October 21, 2015

A More Open Open Space

Think of an open space … a vast open space with unobstructed views, multiple vantage points. Imagine how sound travels freely in that space (or thoughts for that matter).

Ahh … sounds amazing. Is this what you had in mind?

Previous designs of Open Space website: desktop version (left) and mobile version (right).

Previous designs of Open Space website: desktop version (left) and mobile version (right). Click to enlarge.

I remember thinking the previous Open Space felt extremely open and reader-friendly, and while it did serve us well for many years, the reality is that our expectations for reading on digital platforms have changed dramatically since 2013 — let alone 2008, when we first launched. Websites need to perform well across a variety of screens and devices, and they need to perform well whether you are using a mouse or a finger to navigate them. Ideally, all of this should also happen while maintaining a cohesive visual design throughout.


Text is our prima donna
We wanted the design to emphasize the contributors, the community, and most importantly, the content they produce. This is the reason the site exists, so creating the best possible reading experience, regardless of screen size, was our priority.

We chose a serif typeface best suited for reading on a digital platform, one that would complement our newly designed custom san serif typeface, SFMOMA Display.


Read more about FF Franziska’s wonderful curves here.


Responsive Hierarchy
Working on responsive sites means prioritizing what is important. In this case: the text. Beyond that, if something wouldn’t fit in a small screen we decided it was not meant to be there. As a result, the new Open Space is a lot cleaner, and should look just as good whether you are reading it on your computer at home or while you are on a bus on your mobile device.

Design specifications for various browser sizes.

Design specifications for various browser sizes.

Yes, images can be juicy and irresistible, no doubt, but we weren’t kidding when we said we wanted to give priority to the text. In the new Open Space, the homepage loads with no images — only text. The site is designed so that by either happy accident or conscious choice, the images will only appear when you hover over them with your mouse (or are scrolling on mobile devices). We have nothing against images — in fact, individual post pages will feature large images (much larger than on our previous site) paired with, of course, a larger font size and plenty of white space all around.


For the visual structure of the site, it was important to maintain the integrity of the original feed from the previous version. Since Open Space columnists have unique access privileges to the site, and can post at any time, our goal was to make sure their posts were featured prominently regardless of what other things were planned for the homepage.

With this in mind, we developed two additional columns that would stem from the RSS. Each column would have a distinctive approach and publishing tempo.


1. Free-flowing, unstoppable, and unfiltered.
The equivalent of the RSS feed in the previous iteration of the blog.

2. Time-based, people-based, topic-based.
A new seasonal issue of content organized around a specific topic would flow through the center column, highlighted by a colored background that would change depending on the season.

3. Community spotlight.
What used to be a static list of links will now feature posts highlighting people and organizations in the Bay Area cultural scene on a rotating basis.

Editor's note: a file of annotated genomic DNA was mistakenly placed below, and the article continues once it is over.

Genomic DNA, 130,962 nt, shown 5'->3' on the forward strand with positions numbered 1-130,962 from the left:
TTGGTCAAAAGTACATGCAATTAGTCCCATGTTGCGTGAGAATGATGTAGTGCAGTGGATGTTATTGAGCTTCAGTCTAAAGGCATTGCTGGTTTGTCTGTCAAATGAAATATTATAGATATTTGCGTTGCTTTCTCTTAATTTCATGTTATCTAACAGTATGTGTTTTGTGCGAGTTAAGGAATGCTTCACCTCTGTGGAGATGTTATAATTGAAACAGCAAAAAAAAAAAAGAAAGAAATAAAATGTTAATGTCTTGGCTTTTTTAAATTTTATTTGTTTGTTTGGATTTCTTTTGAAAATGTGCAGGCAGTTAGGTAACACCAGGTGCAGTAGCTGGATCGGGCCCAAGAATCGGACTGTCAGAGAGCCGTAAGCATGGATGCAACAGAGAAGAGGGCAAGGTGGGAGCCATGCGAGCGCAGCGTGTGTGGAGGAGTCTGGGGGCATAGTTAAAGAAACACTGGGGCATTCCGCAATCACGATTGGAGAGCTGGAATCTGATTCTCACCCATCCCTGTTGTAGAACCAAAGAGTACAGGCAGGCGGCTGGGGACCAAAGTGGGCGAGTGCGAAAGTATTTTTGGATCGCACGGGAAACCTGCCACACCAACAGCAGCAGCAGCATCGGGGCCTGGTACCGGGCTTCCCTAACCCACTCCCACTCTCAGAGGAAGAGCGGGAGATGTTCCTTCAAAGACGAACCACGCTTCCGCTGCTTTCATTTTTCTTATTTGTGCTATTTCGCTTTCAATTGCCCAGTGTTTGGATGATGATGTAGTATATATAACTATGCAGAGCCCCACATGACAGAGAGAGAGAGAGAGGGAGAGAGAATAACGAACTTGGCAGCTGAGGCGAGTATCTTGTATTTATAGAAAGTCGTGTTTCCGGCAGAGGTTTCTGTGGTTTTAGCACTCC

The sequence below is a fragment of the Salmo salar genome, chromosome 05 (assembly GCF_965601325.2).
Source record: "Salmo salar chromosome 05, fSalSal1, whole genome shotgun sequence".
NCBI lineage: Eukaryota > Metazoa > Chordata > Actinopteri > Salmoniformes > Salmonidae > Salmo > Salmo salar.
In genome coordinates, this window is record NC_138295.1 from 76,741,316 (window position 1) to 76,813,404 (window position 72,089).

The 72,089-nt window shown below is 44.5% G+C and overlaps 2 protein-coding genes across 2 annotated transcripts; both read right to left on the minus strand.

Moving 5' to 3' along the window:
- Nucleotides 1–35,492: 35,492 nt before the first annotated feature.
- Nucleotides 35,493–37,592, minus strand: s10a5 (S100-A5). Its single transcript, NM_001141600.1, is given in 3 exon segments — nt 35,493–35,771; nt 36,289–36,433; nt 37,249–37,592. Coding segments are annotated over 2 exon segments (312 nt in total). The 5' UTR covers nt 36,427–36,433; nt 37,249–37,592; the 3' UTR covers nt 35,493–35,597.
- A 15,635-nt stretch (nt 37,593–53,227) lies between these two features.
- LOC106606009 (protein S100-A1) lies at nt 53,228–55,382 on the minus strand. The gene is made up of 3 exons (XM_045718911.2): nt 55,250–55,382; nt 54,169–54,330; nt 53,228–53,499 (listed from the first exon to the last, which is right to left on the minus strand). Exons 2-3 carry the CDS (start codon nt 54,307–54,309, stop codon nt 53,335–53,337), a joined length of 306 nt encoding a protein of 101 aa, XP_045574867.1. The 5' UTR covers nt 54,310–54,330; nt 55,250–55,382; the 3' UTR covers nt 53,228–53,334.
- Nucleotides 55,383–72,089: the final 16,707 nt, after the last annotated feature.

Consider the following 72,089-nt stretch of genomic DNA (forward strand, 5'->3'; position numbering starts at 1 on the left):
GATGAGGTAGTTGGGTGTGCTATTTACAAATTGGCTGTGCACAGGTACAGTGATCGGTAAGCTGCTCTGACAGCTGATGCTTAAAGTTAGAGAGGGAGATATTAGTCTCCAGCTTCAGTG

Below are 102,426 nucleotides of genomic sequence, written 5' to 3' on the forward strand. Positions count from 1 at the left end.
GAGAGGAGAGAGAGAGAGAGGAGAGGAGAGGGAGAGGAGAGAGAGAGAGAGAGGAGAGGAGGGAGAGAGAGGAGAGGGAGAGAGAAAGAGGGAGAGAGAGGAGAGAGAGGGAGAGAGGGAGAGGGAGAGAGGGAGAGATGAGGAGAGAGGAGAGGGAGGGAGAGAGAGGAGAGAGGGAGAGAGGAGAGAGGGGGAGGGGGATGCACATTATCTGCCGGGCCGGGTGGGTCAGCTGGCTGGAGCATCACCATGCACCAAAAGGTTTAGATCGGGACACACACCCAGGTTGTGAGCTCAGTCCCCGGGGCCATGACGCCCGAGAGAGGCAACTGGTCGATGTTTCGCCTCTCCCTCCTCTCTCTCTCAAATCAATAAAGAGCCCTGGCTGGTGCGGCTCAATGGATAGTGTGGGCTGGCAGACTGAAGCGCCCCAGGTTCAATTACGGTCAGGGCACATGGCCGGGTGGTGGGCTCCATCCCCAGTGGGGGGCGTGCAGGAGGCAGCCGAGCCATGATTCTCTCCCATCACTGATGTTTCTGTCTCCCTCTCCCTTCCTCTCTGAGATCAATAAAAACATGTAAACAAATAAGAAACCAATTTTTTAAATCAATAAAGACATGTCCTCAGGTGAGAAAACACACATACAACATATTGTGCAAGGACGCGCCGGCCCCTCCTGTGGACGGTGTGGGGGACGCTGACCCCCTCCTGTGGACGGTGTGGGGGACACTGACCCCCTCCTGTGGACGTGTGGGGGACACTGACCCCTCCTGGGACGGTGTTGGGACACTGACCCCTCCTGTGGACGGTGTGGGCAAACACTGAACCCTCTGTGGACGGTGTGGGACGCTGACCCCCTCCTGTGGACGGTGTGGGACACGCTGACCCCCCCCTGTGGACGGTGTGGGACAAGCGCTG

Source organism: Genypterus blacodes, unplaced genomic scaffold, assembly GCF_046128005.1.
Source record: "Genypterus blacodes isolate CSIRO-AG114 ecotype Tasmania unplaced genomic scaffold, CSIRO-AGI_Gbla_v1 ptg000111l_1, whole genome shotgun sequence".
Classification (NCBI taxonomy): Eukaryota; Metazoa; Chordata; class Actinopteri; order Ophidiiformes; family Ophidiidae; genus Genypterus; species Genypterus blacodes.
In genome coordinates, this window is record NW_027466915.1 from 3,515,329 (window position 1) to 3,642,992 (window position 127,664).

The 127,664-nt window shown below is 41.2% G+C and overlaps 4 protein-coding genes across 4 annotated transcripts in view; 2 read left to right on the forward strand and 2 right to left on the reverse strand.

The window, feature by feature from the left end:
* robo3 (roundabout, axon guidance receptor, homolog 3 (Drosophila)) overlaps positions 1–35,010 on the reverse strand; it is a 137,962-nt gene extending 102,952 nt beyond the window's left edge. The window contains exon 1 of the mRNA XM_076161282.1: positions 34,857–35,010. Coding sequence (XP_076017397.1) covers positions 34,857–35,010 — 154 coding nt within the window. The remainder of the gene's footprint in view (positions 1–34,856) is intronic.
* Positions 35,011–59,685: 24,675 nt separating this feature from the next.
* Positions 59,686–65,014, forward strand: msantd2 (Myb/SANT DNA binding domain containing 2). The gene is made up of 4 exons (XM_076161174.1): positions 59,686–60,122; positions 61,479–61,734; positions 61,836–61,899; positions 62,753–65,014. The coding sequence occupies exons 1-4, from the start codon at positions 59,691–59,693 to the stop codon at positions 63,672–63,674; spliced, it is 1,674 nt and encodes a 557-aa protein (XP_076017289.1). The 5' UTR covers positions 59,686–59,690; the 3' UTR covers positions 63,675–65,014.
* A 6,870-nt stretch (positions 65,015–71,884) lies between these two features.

A Fitting Mark
Open Space has never had an identity per se; in the past we used static typographic treatments in headers. The mobile site was simple but lacking an identity; we needed to fix this. We began with the mark, designing it at the smallest size first (which is very difficult with nine letters plus a space!). We landed with a responsive mark that unfolds over time (similar to the content throughout Open Space), from a transparent outlined O that resembles an open mouth.



My typography teacher once referred to stacked letters, like the ones above, as “hotel type” and made us promise never to use this EVER.

We like to think of the new Open Space logo as free and rebellious, and something of a party mingler — eager to chat with everyone in a room, reaching out to the person in the corner who doesn’t know anyone, or introducing people to the one who just arrived. But also a good listener, one who knows when to let others speak.

The design of Open Space reflects not only its own mission and values but is inspired by the philosophical transformation taking place throughout the institution as a whole. The ideas were drawn from conversations that began with the design of the institution’s new visual identity — an identity that is as much a mark and color palette as it is a way of thinking.

What I’ve found makes any open space compelling is not necessarily the space between things in it but the ability to discover them. When we do find these surprising vantage points or hidden nooks, they give us a sense of belonging, of being part of something larger than ourselves. I hope you spend some time wandering and discovering things.

I feel honored to have been given the opportunity to evolve the design of Open Space, and to participate as a contributor. This couldn’t have happened without the absolute trust and freedom given to me by Suzanne Stein and Gordon Faylor. Thanks to Jay Mollica, Maxwell Croy, and Zach Rubin-Rattet for the sleepless nights spent giving life to static, flat pages. Many thanks as well to Jennifer Sonderby, Chad Coerver, Keir Winesmith, and the rest of the SFMOMA web team for their support.



Comments (1)

  • quico antonio lostaunau says:

    luv your stuff bosco…what else do you create? paintings, sculpture, videos, drawings, weavings, ceramics, trouble?

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